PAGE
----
World Wide Walls
February 2nd, 2023
In the past months, the studio worked intensively with stylus pens and writing interfaces on a series of projects. I've always considered writing and drawing as two inseparable activities that compensate for each other in the process of communication: while taking notes I combine words and pictures to create something that ends up looking like comics, or even graffiti. For this reason I love handwriting, because it gives me more freedom in the composition whether I'm working on paper or with a tablet. The more I worked with tablets and stylus pens, the more I found myself asking: «Why can't I just write on top of everything I do in the digital world? Why can't I write on top of a website, as I would do in a book?» (Yes, I'm that kind of person that writes over book pages). What if I could make my drawings visible to everybody, almost as if they were some kind of digital graffiti, truly making the web a public space?
After a few weeks of thinking, sketching and prototyping we came up with a Chrome extension, we called it World Wide Walls.
The web is not that free
World Wide Walls is a tool to experience web pages as if they were city walls in a real street: everyone can draw something for anyone else to see. You can leave a mark, write, sketch or doodle some nonsense, or simply explore the web with a new public layer on top. Technically, it consists of a browser extension that creates a drawable area over web pages and stores them in a database. The extension is compatible with all the Chromium-based browsers, such as Chrome, Brave and Opera.
The web is not that public
A web page is generally a read-only container that we consume in an unalterable form. For all the good reasons such as security, usability, and consistency, we cannot change what's written inside a newspaper, nor add elements in a form we are compiling. Websites creators decide upfront what contents to show and which kinds of interaction are allowed. The flow of actions and information is predetermined and the only places for an intervention as a user is delimited inside comment boxes, like buttons and other carefully confined places.
Obviously the internet would be quite a messy place without capable web designers and developers taking care of all these aspects. However, what seems to miss from our point of view is the freedom of the user to express themselves, to communicate with others, or simply to write something next to a text they find interesting.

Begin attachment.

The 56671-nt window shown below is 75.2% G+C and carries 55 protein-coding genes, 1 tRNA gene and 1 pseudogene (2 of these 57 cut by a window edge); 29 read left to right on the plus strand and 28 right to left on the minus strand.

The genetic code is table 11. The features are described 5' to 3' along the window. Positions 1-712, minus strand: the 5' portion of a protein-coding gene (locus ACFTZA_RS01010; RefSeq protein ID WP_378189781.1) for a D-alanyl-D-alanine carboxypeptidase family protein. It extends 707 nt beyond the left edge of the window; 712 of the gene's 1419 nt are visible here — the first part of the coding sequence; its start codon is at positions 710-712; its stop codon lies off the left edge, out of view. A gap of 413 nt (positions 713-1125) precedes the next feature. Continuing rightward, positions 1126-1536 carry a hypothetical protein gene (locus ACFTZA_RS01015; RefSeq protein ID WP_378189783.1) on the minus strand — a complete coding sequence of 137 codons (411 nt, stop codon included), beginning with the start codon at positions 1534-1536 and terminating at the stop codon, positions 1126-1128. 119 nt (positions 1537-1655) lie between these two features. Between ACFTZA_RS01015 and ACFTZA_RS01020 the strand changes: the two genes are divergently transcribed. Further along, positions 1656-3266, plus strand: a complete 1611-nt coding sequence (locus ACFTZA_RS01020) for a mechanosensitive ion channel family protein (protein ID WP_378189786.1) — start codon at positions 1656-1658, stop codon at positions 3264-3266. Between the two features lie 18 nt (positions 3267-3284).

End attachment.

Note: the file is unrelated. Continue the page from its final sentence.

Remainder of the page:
There have been some interesting examples of collaborative social experiments on the web. In r/place, for example, each user can colour a single pixel of a large, shared canvas, contributing to the creation of a picture; in Twitch plays Pokémon, instead, a crowd-sourced version of the Pokémons games, the commands are sent by users through the channel's chat room and the final action is decided by parsing it; Studio Moniker, among all the other projects focused in the collective participation in a digital environment, created a multiplayer art game that consists a contemplative and metaphorical experience where the user impersons a fish in a collective pond and compete with the other players to collect tokens that make them feel gratified. These experiments are interesting for their erratic and unpredictable nature, however they all happen in a controlled environment like a social network. We, instead, were really interested in truly turning any web page into a public canvas, a wall or a public notebook and see what will happen.
Writing in the physical public space has different meanings - a signature or a tag is a way to manifest the passage or existence of a person. Messages (political or not) are left on walls as a way for others to see. Street art and graffiti are public displays of an artist's work. What wall you choose, its position and prominence is also a decision itself that people make in the physical realm.
What could happen in public digital walls?
We don't know what to expect as an output of this tool. Will it become a collection of random doodles and weird messages or a new place to express yourself and your art? Or maybe a way to leave some notes in connection to something written like in a library book? Or will it become a way to make unauthorised ads? There might be a million other ways that we don't know and we are curious to see what will happen after we launch this experiment.
So go ahead and install it, then join our Discord to let us know what you think and do with it!